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4 thoughts on “Why Are Dogs Loyal But Cats Aren’t?”

  1. I wish people would stop reciting this old cliche. Cats are every bit as loyal as dogs, and sometimes more so. Each situation depends on the variables. I tend to agree with Albert Schepis quote: “Cats have the capacity to be loyal (be excited when we come home, follow us around and generally like our company) but it has to be earned, which many people aren’t willing to work at. Also cats are more subtle than dogs, we don’t work at noticing. So if we don’t put it the work and cats honestly don’t reward it, we erroneously conclude it’s their fault. ” In my opinion, these traits identify felines as highly intelligent. They choose when and how to exhibit their loyalty. This is definitely a sign of rational thinking! 😻💜💜🐾🗝️

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  2. Yeah, the question belays the difference between nature and nurture. It assumes the dog is loyal by choice, but if that were more closely examined, the cat still has two feet in the wild, which Michael correctly points out is not pack oriented and is solitary. Both species have been coaxed into being more social with us, but not so much the cat by comparison. So, I would argue that by choice, the cat wins the initial conclusion (who’s more loyal) because she can still choose to live without the companionship of humans and does as shown by their feral population. It’s a confusing situation because they both depend upon humans to survive, but the question is whether they like us or not. I think cats generally are more honest about that, which is what the initial question should be, but we want to hear what we want to hear, so it’s more a sad example of our neediness than anything. Dogs are compelled to adore us by nature, so that’s confused us to think they do it by choice, which cats are more honest about so we incorrectly conclude the opposite because the opposite. It’s kind of the end justifies the means, or something like that. It’s a false argument.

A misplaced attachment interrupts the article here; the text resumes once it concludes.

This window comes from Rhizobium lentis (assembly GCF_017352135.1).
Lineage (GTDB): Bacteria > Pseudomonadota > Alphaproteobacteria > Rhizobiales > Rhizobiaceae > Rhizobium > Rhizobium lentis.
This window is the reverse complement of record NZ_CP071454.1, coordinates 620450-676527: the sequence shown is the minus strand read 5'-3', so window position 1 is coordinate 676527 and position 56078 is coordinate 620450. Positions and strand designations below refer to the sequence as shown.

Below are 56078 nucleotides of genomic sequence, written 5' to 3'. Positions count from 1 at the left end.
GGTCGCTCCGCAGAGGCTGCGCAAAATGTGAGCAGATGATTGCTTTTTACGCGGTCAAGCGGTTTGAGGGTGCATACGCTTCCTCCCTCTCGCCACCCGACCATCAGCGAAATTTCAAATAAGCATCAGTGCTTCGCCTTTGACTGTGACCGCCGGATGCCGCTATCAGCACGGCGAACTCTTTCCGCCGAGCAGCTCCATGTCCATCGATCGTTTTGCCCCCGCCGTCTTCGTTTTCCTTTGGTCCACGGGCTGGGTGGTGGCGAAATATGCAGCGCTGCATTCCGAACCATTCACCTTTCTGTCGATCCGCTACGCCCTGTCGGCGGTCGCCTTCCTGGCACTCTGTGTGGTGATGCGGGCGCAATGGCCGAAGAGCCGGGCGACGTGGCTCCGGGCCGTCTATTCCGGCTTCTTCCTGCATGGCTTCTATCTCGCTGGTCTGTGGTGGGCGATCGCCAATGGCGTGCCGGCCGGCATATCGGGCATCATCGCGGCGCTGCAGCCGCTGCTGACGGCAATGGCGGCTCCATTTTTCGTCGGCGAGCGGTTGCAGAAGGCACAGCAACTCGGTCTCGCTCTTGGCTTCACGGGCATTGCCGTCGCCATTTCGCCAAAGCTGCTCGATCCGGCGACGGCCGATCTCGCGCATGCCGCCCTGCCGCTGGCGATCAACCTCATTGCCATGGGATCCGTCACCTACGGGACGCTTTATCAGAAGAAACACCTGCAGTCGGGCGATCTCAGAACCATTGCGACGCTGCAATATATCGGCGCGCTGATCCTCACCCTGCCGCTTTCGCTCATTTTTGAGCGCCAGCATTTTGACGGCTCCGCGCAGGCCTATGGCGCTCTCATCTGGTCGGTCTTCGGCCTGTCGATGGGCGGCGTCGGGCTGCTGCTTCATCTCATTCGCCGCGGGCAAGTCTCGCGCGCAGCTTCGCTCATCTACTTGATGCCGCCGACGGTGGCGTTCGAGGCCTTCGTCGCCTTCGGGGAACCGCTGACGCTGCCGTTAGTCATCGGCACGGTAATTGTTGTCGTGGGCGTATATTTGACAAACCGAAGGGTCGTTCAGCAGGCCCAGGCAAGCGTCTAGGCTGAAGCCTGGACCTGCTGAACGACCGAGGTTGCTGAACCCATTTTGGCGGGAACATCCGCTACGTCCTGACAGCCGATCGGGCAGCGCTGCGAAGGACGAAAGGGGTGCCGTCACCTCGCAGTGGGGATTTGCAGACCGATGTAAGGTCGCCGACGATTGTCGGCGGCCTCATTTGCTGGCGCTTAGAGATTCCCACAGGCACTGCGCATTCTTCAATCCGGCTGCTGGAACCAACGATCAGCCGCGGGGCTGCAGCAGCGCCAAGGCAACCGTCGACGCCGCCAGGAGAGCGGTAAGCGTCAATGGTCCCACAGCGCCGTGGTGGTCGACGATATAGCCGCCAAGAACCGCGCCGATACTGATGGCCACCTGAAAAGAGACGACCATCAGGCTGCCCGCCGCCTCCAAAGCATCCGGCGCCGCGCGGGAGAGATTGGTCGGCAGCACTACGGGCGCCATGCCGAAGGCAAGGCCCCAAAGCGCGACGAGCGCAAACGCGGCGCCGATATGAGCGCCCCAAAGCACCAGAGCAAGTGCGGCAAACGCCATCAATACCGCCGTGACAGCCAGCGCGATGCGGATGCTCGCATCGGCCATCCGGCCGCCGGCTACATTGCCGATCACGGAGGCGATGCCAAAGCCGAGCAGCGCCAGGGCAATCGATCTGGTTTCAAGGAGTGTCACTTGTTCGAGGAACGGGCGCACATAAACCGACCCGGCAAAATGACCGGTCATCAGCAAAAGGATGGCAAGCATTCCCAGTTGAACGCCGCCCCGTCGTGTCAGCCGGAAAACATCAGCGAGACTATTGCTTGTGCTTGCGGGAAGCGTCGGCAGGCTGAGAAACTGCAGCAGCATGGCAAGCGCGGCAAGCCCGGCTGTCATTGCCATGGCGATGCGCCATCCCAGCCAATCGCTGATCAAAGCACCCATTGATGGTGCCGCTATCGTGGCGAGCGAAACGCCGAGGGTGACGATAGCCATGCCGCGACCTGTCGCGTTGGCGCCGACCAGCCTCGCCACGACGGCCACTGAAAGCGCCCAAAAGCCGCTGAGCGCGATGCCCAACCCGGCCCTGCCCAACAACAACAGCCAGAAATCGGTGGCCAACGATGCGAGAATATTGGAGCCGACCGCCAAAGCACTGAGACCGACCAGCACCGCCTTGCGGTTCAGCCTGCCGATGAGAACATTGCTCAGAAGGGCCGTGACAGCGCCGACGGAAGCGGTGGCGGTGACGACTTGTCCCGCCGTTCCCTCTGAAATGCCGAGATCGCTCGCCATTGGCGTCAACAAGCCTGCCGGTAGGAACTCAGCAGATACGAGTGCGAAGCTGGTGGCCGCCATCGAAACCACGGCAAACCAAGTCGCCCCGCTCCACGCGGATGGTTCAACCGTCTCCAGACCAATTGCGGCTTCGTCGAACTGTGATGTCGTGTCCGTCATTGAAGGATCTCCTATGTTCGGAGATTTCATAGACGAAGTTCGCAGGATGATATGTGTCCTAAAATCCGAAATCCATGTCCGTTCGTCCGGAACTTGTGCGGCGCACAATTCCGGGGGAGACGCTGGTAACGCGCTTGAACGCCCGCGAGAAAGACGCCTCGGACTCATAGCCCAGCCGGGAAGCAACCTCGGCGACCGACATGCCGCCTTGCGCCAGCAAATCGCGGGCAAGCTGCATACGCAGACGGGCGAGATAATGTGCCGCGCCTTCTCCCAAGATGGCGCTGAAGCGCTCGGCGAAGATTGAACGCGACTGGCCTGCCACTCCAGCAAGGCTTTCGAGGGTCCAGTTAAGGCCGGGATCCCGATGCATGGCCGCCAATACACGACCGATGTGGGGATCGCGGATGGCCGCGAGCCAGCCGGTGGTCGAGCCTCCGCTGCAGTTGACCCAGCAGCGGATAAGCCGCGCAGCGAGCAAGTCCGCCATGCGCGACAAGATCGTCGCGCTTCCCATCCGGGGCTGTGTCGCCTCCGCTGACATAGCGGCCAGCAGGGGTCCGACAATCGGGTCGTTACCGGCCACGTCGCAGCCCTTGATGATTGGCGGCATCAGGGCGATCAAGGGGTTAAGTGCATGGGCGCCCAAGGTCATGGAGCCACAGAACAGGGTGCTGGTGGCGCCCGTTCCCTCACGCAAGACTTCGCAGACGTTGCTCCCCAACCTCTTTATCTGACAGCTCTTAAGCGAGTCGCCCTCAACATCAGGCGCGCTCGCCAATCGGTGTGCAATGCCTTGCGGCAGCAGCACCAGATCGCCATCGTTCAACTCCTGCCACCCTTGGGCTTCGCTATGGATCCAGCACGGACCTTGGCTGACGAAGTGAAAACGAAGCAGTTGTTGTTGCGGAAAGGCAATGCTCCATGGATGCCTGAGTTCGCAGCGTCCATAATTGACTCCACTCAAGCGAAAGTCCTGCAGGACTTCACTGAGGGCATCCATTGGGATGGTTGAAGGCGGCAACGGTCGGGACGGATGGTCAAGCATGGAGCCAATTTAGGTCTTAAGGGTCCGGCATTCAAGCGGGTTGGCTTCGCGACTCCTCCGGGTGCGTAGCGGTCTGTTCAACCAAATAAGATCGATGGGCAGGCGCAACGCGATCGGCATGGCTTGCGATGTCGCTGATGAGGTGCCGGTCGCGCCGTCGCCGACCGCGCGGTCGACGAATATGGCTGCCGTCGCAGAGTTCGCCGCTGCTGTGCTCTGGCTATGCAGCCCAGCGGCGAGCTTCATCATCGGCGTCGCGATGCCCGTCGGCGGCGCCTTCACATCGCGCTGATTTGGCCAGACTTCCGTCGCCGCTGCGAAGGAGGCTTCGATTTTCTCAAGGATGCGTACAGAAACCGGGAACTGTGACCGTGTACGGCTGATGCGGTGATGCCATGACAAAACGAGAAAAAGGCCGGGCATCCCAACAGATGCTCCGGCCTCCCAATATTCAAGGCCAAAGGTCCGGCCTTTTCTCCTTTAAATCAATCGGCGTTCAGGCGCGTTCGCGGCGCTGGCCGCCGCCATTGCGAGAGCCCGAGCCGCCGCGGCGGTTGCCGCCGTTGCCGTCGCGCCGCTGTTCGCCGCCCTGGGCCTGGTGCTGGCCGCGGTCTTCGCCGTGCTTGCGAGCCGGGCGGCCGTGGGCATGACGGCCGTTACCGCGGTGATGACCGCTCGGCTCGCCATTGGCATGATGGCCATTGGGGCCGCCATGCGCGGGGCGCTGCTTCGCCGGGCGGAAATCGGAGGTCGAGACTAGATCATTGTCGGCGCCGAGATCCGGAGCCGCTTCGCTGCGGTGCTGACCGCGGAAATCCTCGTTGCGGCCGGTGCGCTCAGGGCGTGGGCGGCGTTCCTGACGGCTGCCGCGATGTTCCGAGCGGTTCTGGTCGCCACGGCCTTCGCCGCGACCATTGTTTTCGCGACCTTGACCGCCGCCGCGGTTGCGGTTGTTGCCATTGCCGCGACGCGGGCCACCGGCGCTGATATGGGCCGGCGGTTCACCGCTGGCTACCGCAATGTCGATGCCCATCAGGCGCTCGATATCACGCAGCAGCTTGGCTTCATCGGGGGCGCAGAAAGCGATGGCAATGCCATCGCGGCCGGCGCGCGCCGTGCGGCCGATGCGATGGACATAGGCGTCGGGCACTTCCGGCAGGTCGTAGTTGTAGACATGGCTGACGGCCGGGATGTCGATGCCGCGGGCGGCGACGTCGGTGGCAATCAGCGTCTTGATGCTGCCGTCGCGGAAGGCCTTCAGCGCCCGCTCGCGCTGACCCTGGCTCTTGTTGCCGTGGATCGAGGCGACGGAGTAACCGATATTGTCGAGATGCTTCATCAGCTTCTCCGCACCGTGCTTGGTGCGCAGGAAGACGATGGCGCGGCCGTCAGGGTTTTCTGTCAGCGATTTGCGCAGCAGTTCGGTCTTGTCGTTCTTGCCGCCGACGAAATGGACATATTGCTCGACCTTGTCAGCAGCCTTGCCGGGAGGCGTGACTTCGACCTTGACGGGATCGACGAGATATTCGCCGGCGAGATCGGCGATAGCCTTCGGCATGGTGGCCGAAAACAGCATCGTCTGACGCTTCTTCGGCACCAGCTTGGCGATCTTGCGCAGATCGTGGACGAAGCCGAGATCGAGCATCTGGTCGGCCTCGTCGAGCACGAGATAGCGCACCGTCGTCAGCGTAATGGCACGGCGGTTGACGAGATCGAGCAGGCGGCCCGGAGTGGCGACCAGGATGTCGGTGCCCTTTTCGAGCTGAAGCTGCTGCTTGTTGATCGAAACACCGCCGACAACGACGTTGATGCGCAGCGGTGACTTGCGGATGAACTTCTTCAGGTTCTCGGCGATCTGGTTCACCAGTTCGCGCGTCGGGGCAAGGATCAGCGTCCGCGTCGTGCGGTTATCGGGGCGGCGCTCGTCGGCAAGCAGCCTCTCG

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    • Also, as it’s a mistake to compare cats to dogs, as if what dogs do is the ideal and only measure of loyalty, the fact that humans give up on cats from the start gives them no chance to compete anyway. We don’t encourage cats to be loyal, much as we don’t need to encourage dogs to be so we don’t even try with them either. In fact many dog owners punish their dogs routinely just for the fun of it, and because the dogs put up with it. Cats have the capacity to be loyal (be excited when we come home, follow us around and generally like our company) but it has to be earned, which many people aren’t willing to work at. Also cats are more subtle than dogs, we don’t work at noticing. So if we don’t put it the work and cats honestly don’t reward it, we erroneously conclude it’s their fault.